Vitamin E is a fat-soluble nutrient present in many foods. It protects cells from free radical damage by acting as an antioxidant in the body. Our bodies produce free radicals when they convert the food we eat into energy. A fat-soluble vitamin, Vitamin E acts as an antioxidant in fat-based tissues such as the heart, helping neutralize free radicals. Free radicals might play a role in heart disease, cancer and other diseases.
Many cells require Vitamin E to function properly, including heart muscle cells. It is an antioxidant and an essential nutrient for most cells. Taking vitamin E is also beneficial for maintaining a healthy immune system. It helps boost the body's immunity so that it can fight off bacteria and viruses.
A vitamin E supplement is used to treat or prevent vitamin E deficiency. Vitamin E is not needed in excess by most people who eat a normal diet. People who are unable to absorb enough vitamin E from their diets, however, need vitamin E supplements. Providing protection against oxidative damage is one of the primary functions of vitamin E.
Additionally, it prevents blood from clotting within blood vessels. Furthermore, vitamin E plays a significant role in interacting between cells and carrying out many important processes.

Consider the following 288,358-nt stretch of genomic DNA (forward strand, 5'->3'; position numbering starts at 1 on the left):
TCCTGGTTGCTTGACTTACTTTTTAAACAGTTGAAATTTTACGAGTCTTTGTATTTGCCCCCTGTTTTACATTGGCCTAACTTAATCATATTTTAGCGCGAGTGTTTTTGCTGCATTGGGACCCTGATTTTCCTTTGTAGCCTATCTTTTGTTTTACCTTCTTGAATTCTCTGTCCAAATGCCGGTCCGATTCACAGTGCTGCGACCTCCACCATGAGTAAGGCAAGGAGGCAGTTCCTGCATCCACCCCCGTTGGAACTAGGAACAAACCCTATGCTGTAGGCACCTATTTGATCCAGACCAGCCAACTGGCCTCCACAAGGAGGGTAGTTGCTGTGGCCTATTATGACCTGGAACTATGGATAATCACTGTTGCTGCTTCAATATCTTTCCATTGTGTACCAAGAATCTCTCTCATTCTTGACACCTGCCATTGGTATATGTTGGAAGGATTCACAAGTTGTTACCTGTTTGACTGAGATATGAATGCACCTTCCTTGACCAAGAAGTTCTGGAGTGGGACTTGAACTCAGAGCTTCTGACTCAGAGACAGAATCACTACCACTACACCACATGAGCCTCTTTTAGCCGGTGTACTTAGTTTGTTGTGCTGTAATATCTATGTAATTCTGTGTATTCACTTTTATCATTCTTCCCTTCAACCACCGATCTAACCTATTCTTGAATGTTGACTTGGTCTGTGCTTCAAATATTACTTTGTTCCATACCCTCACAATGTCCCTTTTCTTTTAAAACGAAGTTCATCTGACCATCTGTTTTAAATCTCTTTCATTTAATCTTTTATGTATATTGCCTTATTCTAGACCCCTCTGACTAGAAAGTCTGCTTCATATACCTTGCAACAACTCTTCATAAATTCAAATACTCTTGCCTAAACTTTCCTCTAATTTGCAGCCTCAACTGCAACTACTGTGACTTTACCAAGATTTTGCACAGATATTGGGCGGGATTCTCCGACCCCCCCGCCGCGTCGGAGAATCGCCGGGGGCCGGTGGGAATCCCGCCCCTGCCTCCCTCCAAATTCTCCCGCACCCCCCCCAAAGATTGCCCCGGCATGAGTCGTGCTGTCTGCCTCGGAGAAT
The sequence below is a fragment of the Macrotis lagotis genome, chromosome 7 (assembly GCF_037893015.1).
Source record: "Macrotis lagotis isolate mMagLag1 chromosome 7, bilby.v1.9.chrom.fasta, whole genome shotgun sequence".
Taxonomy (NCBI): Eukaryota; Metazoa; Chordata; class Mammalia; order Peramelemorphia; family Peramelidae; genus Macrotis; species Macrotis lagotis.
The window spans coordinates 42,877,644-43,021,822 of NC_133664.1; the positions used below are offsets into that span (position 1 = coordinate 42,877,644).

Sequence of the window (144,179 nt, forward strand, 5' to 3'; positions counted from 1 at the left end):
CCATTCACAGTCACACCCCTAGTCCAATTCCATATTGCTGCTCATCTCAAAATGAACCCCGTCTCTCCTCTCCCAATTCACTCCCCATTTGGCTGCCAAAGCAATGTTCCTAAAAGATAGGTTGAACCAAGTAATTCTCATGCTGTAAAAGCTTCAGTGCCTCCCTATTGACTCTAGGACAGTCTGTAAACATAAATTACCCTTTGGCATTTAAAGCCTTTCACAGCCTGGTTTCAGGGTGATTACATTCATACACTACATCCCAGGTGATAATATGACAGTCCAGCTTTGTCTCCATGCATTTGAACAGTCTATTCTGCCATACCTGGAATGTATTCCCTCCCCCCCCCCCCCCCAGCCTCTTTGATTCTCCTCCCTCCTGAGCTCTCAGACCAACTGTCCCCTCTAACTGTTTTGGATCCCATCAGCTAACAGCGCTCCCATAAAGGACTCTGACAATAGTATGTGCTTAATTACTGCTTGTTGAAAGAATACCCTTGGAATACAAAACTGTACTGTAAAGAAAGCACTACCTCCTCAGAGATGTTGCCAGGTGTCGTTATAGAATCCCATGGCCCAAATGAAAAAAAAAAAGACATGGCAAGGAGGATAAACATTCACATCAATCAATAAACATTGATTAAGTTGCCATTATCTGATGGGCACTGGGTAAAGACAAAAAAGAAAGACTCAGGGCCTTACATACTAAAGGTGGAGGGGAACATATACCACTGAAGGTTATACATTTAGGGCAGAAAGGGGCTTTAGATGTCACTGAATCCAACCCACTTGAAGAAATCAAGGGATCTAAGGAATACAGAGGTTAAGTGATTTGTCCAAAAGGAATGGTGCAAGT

Vitamin E protects the walls of your arteries and prevents oxidized cholesterol from adhering to the walls. Furthermore, it helps promote healthy blood sugar levels, protects your retina, and aids your body in healing itself.
Vitamin E is a nutrient that's critical to
- Blood health
- Immune system
A variety of foods contain vitamin E, including canola oil, olive oil, margarine, almonds, and peanuts. Meats, dairy products, leafy greens, and fortified cereals are also good sources of vitamin E.
Vitamin E is found in what foods?
Vitamin E is naturally present in foods, as well as added to some fortified foods. The following foods contain vitamin E in recommended amounts:
- Nuts and seeds such as peanuts, hazelnuts, almonds and sunflower seeds are also among the highest sources of vitamin E
- Green vegetables like spinach and broccoli
Is my vitamin E intake adequate?
Most Americans do not consume enough vitamin E in their diets. In spite of this, healthy people do not often exhibit any obvious signs of vitamin E deficiency.
Can vitamin E deficiency cause health problems?
There are very few healthy people who are deficient in vitamin E. The disorder is almost always associated with certain diseases in which fat cannot be digested or absorbed properly. Some examples are Crohn's disease, cystic fibrosis, and ataxia with vitamin E deficiency (AVED). The digestive system needs fat to absorb vitamin E.
Nerve and muscle damage caused by vitamin E deficiency can result in numbness in the arms and legs, weakness of the muscles, and vision problems. Weakened immunity is another sign of deficiency.